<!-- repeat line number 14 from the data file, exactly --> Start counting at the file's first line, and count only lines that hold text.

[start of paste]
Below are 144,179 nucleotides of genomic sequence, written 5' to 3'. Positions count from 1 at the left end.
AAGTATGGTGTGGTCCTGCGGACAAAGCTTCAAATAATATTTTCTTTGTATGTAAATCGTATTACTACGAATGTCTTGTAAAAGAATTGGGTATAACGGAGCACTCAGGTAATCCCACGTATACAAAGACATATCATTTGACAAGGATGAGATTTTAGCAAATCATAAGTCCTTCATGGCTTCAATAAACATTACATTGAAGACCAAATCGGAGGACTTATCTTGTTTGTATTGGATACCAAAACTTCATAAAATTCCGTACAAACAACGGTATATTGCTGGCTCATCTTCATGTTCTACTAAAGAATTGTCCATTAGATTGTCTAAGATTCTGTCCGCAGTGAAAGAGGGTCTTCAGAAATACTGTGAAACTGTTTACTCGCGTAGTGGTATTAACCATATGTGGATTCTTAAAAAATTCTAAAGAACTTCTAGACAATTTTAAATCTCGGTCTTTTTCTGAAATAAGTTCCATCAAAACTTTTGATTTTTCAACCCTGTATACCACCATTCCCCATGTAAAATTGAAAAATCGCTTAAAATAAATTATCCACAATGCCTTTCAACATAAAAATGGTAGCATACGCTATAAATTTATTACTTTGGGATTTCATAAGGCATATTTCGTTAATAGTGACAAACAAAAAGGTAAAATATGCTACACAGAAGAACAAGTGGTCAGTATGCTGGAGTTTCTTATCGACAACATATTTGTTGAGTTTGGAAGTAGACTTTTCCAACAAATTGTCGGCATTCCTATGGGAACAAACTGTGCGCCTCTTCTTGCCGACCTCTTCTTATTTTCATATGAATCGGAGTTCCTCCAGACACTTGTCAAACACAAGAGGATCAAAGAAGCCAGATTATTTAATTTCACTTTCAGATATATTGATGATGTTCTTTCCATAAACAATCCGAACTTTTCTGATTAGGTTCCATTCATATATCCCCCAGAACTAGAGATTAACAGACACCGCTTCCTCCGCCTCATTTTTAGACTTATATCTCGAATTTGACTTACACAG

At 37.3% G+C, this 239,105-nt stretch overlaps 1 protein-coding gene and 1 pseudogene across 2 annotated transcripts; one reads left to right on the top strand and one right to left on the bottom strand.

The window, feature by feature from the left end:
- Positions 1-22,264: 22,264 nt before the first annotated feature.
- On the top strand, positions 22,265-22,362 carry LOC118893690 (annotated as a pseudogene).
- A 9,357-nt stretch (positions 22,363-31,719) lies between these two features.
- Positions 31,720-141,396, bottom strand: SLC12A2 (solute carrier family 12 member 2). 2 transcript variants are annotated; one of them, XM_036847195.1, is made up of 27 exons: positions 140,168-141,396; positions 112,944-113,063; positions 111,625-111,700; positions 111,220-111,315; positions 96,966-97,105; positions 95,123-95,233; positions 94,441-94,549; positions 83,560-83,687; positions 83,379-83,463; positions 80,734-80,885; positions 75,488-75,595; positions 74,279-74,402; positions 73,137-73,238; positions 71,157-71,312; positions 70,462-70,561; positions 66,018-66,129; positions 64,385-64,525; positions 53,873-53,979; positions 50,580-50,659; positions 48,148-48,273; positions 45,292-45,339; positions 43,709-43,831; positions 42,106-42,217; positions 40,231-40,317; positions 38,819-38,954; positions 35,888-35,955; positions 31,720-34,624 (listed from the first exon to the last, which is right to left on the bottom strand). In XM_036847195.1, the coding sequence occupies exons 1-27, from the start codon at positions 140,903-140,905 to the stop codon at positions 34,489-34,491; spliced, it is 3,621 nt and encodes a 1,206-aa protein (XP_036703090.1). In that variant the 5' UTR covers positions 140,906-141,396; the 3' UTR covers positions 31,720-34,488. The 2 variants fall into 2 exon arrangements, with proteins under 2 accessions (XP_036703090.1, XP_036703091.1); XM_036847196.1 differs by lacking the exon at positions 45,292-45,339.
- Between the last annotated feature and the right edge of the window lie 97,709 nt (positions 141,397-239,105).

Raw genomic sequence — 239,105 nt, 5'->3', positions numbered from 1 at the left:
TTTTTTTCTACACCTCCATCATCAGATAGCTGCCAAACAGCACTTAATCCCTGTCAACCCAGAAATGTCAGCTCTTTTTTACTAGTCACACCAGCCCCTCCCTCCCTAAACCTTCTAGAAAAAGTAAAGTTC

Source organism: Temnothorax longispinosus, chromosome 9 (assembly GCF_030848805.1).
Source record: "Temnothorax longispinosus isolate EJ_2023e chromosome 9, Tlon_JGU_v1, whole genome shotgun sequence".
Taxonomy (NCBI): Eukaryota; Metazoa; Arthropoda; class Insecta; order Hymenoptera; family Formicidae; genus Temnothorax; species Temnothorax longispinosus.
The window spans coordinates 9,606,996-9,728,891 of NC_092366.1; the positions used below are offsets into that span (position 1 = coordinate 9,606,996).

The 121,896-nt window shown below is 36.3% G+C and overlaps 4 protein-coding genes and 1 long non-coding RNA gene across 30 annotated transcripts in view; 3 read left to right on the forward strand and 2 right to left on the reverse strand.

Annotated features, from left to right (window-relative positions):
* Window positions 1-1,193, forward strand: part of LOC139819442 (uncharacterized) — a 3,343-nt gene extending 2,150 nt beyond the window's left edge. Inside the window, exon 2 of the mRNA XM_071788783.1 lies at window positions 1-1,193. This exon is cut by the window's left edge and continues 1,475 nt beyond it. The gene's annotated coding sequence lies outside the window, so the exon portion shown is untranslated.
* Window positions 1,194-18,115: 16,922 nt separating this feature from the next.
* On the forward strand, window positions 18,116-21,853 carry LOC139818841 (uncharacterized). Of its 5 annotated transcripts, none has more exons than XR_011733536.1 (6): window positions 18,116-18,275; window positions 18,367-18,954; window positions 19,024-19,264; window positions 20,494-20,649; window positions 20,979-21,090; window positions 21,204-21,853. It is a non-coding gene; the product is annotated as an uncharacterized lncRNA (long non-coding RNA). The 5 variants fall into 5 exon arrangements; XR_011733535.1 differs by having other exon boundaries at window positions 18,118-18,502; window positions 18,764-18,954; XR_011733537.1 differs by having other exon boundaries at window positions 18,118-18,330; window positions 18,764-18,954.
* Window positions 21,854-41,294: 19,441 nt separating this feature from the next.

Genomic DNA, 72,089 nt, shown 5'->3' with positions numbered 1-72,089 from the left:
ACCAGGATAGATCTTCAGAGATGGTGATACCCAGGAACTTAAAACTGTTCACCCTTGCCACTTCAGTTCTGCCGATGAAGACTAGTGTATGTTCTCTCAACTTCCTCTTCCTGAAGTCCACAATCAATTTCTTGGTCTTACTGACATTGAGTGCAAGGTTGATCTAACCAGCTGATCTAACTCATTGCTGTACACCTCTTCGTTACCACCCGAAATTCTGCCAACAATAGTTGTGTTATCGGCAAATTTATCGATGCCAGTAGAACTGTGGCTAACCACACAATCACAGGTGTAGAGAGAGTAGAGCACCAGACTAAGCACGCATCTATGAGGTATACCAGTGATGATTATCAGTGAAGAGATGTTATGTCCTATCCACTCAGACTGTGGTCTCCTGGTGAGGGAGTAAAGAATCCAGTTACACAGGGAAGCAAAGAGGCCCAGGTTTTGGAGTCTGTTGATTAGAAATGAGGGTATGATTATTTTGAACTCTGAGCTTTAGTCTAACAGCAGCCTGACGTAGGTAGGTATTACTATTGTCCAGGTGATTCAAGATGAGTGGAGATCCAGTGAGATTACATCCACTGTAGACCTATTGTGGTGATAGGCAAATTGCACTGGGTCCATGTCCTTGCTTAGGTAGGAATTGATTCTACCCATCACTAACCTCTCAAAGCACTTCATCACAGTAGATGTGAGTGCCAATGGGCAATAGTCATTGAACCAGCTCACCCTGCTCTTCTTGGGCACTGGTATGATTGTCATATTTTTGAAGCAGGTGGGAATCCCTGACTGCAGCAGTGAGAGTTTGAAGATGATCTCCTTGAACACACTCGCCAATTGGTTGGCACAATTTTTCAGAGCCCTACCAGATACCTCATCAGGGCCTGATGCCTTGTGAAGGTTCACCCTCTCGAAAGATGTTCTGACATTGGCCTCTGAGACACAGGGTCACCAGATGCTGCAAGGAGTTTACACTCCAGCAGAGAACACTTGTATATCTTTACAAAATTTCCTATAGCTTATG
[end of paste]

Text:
Taxonomy (NCBI): Eukaryota; Metazoa; Arthropoda; class Insecta; order Hymenoptera; family Formicidae; genus Temnothorax; species Temnothorax longispinosus.